Tuesday, 25 May 2010

Reform Rabbinic Leaders Decry Renewal of Anti-Israel Rhetoric from National Presbyterian Leadership

The Rabbis take some time off from Organ theft and other shady deals to pick on the Presbyterian Church

Statement on the 2010 Report of the Middle East Study Committee of the Presbyterian Church (USA)

In 2004, the American Jewish community was stunned when the Presbyterian Church (USA) took several harsh anti-Israel positions at its General Assembly. After long decades of positive, fruitful cooperation with the Presbyterian Church on both interfaith relations and a wide variety of social justice initiatives, Reform Rabbis who are members of the Central Conference of American Rabbis were shocked that no consultation or discussion with our community had preceded the adoption of these one-sided anti-Israel “Overtures,” which, among other things, called for “phased selective divestment in multinational corporations operating in Israel.”

We came to find that we were not alone among those who were surprised by the national Presbyterian action. When we approached our Presbyterian friends and partners at the local level, seeking some understanding, we found that they, too, had been taken by surprise. We were delighted when, in one community after another, Presbyterian Churches and regional Presbyteries took formal positions opposing the General Assembly’s action. We were gratified when the Church’s 2006 General Assembly rescinded the negative language focused exclusively at Israel and called for “a new season of mutual understanding and dialogue.”

Reform Rabbis have longed shared with Presbyterians and other Christians a deep concern for the welfare of the Palestinian people, unmitigated by our shared commitment to a secure, Jewish State of Israel. Together, we have advocated for a two-state solution to the problem of a Jewish State beset by enemies and a Palestinian people living under conditions none of us would accept. Reform Rabbis, Presbyterian clergy and both Jewish and Presbyterian lay people broke new ground in the aftermath of the deplorable 2004 action of the national Church, increasing our dialogue, shared study, and joint action.

In recent months, though, we have become increasingly concerned. We have been aware of the work of the Church’s Middle East Study Committee. The composition of the Study Committee worried us, with a majority known to be most unsympathetic to Israel.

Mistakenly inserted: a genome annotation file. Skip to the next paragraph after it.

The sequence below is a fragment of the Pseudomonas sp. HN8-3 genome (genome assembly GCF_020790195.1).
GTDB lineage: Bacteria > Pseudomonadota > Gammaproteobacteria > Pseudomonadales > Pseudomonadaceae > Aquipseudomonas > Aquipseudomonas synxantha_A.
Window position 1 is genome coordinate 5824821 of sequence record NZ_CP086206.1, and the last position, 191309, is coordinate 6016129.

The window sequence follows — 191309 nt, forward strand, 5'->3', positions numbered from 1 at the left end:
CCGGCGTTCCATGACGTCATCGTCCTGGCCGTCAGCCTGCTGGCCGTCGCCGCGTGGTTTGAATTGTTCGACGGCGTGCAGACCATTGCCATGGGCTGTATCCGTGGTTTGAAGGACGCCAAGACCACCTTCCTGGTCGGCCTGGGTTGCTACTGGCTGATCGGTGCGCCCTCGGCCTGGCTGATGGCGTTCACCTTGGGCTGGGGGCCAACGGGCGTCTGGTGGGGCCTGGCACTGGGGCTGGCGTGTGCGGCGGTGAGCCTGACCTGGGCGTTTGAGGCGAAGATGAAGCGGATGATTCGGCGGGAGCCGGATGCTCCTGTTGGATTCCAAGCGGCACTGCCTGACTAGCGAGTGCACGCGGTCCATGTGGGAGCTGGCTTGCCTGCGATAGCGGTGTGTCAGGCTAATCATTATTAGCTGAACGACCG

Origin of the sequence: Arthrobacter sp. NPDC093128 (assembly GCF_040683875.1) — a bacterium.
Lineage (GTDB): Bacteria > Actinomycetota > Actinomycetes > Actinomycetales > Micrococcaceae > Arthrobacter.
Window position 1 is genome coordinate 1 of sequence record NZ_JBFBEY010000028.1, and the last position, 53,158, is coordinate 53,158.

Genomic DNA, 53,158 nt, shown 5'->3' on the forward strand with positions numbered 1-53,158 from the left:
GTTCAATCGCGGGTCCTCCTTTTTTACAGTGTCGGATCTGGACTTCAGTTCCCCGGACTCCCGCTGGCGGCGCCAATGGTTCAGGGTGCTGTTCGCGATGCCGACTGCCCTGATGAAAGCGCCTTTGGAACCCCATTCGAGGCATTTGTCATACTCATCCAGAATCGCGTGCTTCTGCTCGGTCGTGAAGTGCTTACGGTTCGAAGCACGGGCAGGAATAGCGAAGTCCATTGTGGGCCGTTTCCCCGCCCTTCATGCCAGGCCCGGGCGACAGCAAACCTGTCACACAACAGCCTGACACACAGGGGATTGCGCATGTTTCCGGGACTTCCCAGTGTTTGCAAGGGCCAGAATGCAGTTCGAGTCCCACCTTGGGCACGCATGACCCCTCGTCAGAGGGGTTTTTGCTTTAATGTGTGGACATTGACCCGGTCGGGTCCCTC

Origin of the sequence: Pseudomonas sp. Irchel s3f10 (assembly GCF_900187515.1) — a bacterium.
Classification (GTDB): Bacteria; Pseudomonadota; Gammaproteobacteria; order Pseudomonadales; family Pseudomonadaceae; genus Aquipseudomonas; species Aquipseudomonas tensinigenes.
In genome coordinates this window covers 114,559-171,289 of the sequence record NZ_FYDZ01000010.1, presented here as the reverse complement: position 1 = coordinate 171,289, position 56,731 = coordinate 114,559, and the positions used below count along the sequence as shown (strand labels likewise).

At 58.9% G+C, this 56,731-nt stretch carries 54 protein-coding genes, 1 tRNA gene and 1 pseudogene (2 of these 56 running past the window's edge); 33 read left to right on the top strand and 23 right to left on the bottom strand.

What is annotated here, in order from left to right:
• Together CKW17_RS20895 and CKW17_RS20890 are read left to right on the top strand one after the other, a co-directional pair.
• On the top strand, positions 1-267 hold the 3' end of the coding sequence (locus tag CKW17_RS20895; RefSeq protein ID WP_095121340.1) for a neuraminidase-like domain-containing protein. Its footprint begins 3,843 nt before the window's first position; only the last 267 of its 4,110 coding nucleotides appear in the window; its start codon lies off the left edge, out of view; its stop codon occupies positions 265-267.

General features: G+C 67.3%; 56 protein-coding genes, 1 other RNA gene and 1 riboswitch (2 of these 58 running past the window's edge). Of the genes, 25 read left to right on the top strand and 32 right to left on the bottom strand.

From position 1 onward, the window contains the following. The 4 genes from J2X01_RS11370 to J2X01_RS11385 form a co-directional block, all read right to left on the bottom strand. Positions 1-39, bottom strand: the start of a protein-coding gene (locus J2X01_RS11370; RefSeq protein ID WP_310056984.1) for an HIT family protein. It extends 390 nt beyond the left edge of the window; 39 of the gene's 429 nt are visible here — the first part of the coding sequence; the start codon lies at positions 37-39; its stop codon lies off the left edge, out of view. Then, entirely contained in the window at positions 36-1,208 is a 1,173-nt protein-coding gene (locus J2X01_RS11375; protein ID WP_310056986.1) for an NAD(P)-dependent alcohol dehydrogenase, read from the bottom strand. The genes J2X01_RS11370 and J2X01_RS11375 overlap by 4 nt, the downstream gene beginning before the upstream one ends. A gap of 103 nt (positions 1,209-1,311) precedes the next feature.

We were further dismayed when a notable and progressive member, Rev. John Wimberly, resigned from the Study Committee, citing the majority’s anti-Israel bias.

Pledges made in the aftermath of the 2004 debacle, that future initiatives would include significant dialogue with American Jewish leaders, were ignored by the Study Committee.

Now, we have read and studied the Study Committee’s Report. Our fears prove warranted. The Report is an egregious anti-Israel diatribe, making selective use of facts and a selective reading of history to build a case against Israel and to erase almost 1900 years of Jewish presence in and connection to the Land of Israel. The Study strikes an arrogant posture, presuming to tell the American Jewish community how we should approach our own brothers and sisters in Israel.

The Report endorses a document known as “Kairos / A Moment of Truth: A word of faith, hope and love from the heart of Palestinian suffering,” a declaration by a small group of Palestinian Christian leaders which delegitimizes Israel, echoes in supersessionist theology, and while promoting non- violent resistance, ultimately justifies terrorism aimed at Israel. The Report is more troubling even than the 2004 divestment Overture, now suggesting an end to U.S. aid to
Israel, striking at the core of the unique bond between the United States and Israel. The Report’s use of classical anti-Jewish themes is reprehensible and contradicts the Church’s
own 1987 document, “A Theological Understanding of the Relationship between Christians and Jews,” as well as a praiseworthy 2010 Overture, entitled, “Christians and Jews: People of God.”

In the two months between now and the beginning of this summer’s General Assembly, Reform Rabbis will be talking with our local Presbyterian colleagues and friends. We will engage in a dialogue that the national Presbyterian Church (USA) and its Middle East Study Committee did not. We will read the Middle East Study Committee’s report together. We will explain that the Study Committee’s Report is insulting to us; indeed, that it brings us deep pain. We will pray that the local Presbyterians who convene in General Assembly in July will reject the Study Committee’s Report.

While the outcome at the General Assembly may severely impact relationships, Reform Rabbis who are members of the CCAR, the world’s largest organization of Jewish clergy, will struggle to find ways to continue our work with likeminded local Presbyterian clergy and friends to pursue our shared social justice mission, to further our interfaith dialogue and study, and to do our part to bring peace to the Middle East, to the Jewish State of Israel and to a hoped-for future Palestinian State; indeed, to all of God’s creation.

Rabbi Ellen Weinberg Dreyfus Rabbi Steven A. Fox
President Chief Executive Central Conference of American Rabbis


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